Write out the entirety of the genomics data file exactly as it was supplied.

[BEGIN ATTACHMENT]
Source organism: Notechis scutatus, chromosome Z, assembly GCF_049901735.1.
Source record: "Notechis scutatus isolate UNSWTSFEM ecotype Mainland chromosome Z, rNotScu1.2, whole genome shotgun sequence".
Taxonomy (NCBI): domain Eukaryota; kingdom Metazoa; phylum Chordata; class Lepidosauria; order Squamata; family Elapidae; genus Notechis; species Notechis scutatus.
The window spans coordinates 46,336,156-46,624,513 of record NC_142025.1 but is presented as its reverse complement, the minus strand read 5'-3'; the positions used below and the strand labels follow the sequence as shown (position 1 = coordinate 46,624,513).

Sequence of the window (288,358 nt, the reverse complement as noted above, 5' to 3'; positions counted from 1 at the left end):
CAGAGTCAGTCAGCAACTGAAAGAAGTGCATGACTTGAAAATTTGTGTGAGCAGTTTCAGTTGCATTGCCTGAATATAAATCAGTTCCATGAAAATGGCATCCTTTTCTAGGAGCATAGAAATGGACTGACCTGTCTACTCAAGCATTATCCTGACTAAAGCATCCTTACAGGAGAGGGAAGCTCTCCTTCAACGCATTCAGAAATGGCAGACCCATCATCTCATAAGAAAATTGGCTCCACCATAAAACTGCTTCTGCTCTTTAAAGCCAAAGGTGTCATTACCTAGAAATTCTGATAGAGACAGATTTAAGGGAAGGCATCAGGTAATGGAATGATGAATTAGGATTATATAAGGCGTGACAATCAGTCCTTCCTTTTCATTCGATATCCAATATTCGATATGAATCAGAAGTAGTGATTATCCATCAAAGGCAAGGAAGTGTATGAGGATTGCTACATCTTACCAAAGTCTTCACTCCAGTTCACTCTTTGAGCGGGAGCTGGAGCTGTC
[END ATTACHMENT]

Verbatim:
Source organism: Notechis scutatus, chromosome Z, assembly GCF_049901735.1.
Source record: "Notechis scutatus isolate UNSWTSFEM ecotype Mainland chromosome Z, rNotScu1.2, whole genome shotgun sequence".
Taxonomy (NCBI): domain Eukaryota; kingdom Metazoa; phylum Chordata; class Lepidosauria; order Squamata; family Elapidae; genus Notechis; species Notechis scutatus.
The window spans coordinates 46,336,156-46,624,513 of record NC_142025.1 but is presented as its reverse complement, the minus strand read 5'-3'; the positions used below and the strand labels follow the sequence as shown (position 1 = coordinate 46,624,513).

Sequence of the window (288,358 nt, the reverse complement as noted above, 5' to 3'; positions counted from 1 at the left end):
CAGAGTCAGTCAGCAACTGAAAGAAGTGCATGACTTGAAAATTTGTGTGAGCAGTTTCAGTTGCATTGCCTGAATATAAATCAGTTCCATGAAAATGGCATCCTTTTCTAGGAGCATAGAAATGGACTGACCTGTCTACTCAAGCATTATCCTGACTAAAGCATCCTTACAGGAGAGGGAAGCTCTCCTTCAACGCATTCAGAAATGGCAGACCCATCATCTCATAAGAAAATTGGCTCCACCATAAAACTGCTTCTGCTCTTTAAAGCCAAAGGTGTCATTACCTAGAAATTCTGATAGAGACAGATTTAAGGGAAGGCATCAGGTAATGGAATGATGAATTAGGATTATATAAGGCGTGACAATCAGTCCTTCCTTTTCATTCGATATCCAATATTCGATATGAATCAGAAGTAGTGATTATCCATCAAAGGCAAGGAAGTGTATGAGGATTGCTACATCTTACCAAAGTCTTCACTCCAGTTCACTCTTTGAGCGGGAGCTGGAGCTGTC